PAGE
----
'American Idol' Hopefuls Better Start Saving – The Cost of Auditioning for 'Idol'

If you want to audition for 'American Idol,' it might help to start saving now — contestants who audition aren't paid until they make it to the top 10.

Sara Belcher - Author

Mar. 16 2020, Updated 6:16 p.m. ET

'American Idol' Hopefuls Better Start Saving – The Cost of Auditioning for 'Idol'
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If you think you've got what it takes to land one of the coveted spots on the next season of American Idol, you might want to check your bank account first. While winners of the show have gone on to make millions (like Kelly Clarkson and Carrie Underwood), payment while you're competing isn't always guaranteed, creating a clear hurdle for some who want to audition for the show.

So who exactly pays for American Idol contestants to go to Hollywood?

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Contestants have to pay for their own audition accommodations on 'American Idol'.

Just auditioning for the show can be a huge financial setback for some hopeful contestants. While there doesn't seem to be a fee to audition, potential contestants have to pay for their own travel and accommodations if the auditions aren't held in close proximity to them. Each contestant must go through multiple rounds of auditions before it's narrowed down to the final 24, and until they're chosen, all cost associated with the audition process is out-of-pocket.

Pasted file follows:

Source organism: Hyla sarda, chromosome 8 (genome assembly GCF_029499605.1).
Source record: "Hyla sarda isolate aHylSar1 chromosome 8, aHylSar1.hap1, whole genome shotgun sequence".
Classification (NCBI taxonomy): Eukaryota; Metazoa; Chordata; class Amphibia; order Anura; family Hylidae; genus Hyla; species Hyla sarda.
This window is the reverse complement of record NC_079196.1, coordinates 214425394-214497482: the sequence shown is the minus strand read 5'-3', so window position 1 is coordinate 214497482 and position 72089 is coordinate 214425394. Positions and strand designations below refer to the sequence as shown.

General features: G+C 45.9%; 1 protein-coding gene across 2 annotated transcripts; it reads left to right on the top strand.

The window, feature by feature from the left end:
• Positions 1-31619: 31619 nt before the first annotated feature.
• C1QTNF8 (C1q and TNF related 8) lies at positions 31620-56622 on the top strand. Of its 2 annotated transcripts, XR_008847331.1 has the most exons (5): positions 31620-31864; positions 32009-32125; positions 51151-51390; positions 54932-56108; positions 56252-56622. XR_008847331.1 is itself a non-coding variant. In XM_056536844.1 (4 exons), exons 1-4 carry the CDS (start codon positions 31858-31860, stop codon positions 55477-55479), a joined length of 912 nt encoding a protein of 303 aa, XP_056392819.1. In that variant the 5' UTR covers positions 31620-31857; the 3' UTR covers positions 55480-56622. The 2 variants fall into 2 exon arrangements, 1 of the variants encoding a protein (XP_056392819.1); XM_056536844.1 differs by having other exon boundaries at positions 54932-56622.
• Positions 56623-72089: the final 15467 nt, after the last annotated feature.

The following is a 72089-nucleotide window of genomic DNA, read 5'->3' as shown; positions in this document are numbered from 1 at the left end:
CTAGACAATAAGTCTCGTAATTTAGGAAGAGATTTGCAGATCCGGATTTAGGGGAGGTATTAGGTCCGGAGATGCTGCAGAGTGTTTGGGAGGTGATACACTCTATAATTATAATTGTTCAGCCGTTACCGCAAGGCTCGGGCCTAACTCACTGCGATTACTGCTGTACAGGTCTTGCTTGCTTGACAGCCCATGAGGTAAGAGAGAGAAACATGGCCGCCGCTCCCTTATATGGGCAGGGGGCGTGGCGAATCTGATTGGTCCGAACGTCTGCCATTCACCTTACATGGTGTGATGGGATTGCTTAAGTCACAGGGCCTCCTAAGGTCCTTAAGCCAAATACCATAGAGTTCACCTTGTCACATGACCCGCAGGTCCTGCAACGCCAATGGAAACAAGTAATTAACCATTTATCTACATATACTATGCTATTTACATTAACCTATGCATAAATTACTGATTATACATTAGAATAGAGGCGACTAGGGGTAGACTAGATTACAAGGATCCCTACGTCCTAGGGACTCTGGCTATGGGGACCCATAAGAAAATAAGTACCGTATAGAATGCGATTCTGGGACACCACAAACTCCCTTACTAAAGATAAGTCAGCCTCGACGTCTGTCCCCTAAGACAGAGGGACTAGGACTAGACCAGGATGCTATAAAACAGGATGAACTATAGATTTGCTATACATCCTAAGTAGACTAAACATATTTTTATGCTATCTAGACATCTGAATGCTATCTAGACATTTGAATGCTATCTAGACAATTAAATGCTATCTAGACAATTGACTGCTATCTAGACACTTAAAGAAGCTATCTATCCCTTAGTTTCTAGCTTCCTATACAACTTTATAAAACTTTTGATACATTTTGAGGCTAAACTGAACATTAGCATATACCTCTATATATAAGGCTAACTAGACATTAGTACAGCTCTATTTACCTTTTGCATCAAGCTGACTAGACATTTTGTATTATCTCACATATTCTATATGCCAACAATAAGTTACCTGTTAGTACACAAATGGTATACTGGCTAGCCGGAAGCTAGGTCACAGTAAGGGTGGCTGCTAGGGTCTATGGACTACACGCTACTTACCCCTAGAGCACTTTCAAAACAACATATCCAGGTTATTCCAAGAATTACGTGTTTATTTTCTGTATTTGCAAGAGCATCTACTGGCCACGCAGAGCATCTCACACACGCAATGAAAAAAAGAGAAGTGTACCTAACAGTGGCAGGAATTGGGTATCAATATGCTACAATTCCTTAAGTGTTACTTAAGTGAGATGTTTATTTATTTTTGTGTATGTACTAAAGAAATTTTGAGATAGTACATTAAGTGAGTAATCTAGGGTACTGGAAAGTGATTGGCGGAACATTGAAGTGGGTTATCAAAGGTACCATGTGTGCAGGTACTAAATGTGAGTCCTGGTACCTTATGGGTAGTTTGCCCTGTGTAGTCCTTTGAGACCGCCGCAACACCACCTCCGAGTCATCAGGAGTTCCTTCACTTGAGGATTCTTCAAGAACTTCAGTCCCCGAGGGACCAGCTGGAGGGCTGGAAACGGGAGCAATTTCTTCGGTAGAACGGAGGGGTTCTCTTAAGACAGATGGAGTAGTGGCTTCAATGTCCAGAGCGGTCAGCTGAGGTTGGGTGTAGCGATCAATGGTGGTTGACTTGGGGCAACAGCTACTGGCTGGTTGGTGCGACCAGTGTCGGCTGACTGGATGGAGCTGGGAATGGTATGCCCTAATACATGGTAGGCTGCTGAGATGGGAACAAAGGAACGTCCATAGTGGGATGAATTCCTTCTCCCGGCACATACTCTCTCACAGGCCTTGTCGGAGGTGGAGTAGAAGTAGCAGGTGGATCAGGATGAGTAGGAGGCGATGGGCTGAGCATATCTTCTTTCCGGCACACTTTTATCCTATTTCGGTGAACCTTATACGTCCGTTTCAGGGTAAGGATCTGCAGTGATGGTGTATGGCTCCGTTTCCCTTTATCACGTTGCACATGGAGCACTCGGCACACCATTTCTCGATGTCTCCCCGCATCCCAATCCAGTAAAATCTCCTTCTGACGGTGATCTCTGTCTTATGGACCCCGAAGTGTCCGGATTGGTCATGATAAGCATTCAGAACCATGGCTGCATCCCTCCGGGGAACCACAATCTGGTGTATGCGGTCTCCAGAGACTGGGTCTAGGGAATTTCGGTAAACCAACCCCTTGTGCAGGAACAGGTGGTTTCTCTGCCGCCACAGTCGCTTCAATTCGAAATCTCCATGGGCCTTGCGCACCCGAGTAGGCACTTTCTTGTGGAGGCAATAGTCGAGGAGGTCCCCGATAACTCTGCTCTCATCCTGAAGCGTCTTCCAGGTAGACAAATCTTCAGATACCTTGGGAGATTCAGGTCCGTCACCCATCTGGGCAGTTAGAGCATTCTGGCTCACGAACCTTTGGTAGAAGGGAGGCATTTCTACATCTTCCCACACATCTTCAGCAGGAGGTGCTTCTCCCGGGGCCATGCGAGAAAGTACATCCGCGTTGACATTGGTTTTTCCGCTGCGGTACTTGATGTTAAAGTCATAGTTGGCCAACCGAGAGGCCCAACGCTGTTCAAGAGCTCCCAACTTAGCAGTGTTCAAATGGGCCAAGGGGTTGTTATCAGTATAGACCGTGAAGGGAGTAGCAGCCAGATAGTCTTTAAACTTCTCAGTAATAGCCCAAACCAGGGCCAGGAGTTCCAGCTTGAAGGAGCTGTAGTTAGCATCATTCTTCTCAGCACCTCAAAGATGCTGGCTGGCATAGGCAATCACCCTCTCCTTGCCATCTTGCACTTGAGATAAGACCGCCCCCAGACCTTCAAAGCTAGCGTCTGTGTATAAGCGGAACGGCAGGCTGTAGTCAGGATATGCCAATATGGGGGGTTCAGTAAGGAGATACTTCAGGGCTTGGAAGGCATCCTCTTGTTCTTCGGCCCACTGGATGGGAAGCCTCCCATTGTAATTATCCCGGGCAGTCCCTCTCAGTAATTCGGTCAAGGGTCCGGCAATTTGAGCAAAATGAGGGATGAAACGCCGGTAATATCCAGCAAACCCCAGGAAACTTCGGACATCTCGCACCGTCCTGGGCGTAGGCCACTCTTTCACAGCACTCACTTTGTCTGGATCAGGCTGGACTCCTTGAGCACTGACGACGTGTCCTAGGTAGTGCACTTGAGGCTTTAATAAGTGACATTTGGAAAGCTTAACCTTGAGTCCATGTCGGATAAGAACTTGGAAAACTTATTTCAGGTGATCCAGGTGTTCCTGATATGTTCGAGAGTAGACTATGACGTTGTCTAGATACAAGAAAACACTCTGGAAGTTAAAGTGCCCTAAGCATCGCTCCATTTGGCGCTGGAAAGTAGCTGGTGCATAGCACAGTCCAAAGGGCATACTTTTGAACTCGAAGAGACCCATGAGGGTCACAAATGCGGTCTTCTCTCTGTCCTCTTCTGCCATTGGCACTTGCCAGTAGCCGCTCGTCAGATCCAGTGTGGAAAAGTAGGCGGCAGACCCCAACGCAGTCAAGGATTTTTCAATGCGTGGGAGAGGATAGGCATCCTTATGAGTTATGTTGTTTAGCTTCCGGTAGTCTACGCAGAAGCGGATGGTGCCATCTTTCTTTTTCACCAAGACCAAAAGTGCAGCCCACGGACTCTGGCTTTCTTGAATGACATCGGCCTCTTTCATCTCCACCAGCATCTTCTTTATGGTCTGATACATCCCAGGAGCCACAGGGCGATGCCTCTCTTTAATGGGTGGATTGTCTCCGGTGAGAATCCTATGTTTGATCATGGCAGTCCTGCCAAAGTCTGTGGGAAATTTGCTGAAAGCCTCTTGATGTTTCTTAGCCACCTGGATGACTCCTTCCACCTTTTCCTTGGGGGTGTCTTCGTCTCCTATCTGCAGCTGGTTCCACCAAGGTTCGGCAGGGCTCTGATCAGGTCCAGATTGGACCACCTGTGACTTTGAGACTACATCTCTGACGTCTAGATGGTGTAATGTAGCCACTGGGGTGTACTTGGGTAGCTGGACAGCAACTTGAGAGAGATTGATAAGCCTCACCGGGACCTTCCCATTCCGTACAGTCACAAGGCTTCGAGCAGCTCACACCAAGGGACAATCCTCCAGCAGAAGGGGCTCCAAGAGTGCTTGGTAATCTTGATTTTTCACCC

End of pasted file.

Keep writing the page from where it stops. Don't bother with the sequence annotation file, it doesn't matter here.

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The show only pays for travel once you make it to the top 24. Then they will pay for your ticket to Hollywood and house you, though previous contestants have revealed they don't fly anywhere close to first-class.

"They do not fly us first class," former contestant Leslie Hunt told E! News in 2009. Once they arrive in Hollywood, American Idol "provides a couple meals a day" in addition to housing. "You get a fashion budget, as well as a small amount of money per day," she said.

According to American Idol Net, contestants receive $450 a week for their fashion budget, which they use to buy the clothing they wear in their performances. Any expenses outside of that $450 a week, though, has to come out of the contestant's pocket. They usually work with a stylist to pick out the performance outfits, and the show provides on-set hair and makeup.

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Only the top 10 receive financial compensation per-episode.

Even if you make it on the show, unless you're one of the final contestants, you're not going to be compensated for your time. According to Fox Business, contestants receive "$1,571 plus meals for two-hour Idol shows, $1,303 for one-hour shows and $910 for half-hour results shows." 

But before a contestant is eligible to receive that pay, they must enroll in the AFTRA union, which is a $1,600 payment upfront.

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The most appealing compensation package is for those who go on the American Idol summer tour, where they receive "$150,000 for four or five months of touring," Richard Rushfield told the outlet.

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Families of the contestants have to pay for their own travel.

While you frequently see American Idol contestants' families appear on-screen to support their loved ones, it turns out that the show does not compensate them for coming to the contestants' performances. They also have to take the time off from their respective jobs, meaning any financial burden they bare falls completely on the family's shoulders.

Chris Daughtry's brother, Kenneth, admitted that his boss is the one who paid for his travel fares to see his brother perform.

"It was something [my boss] wanted to do for me because he felt like if it was his brother, he'd want to be out here and support him," he said, according to E! News. "I couldn't afford it any other way."

If you're looking to audition for the next season, it might help to start saving your money now.

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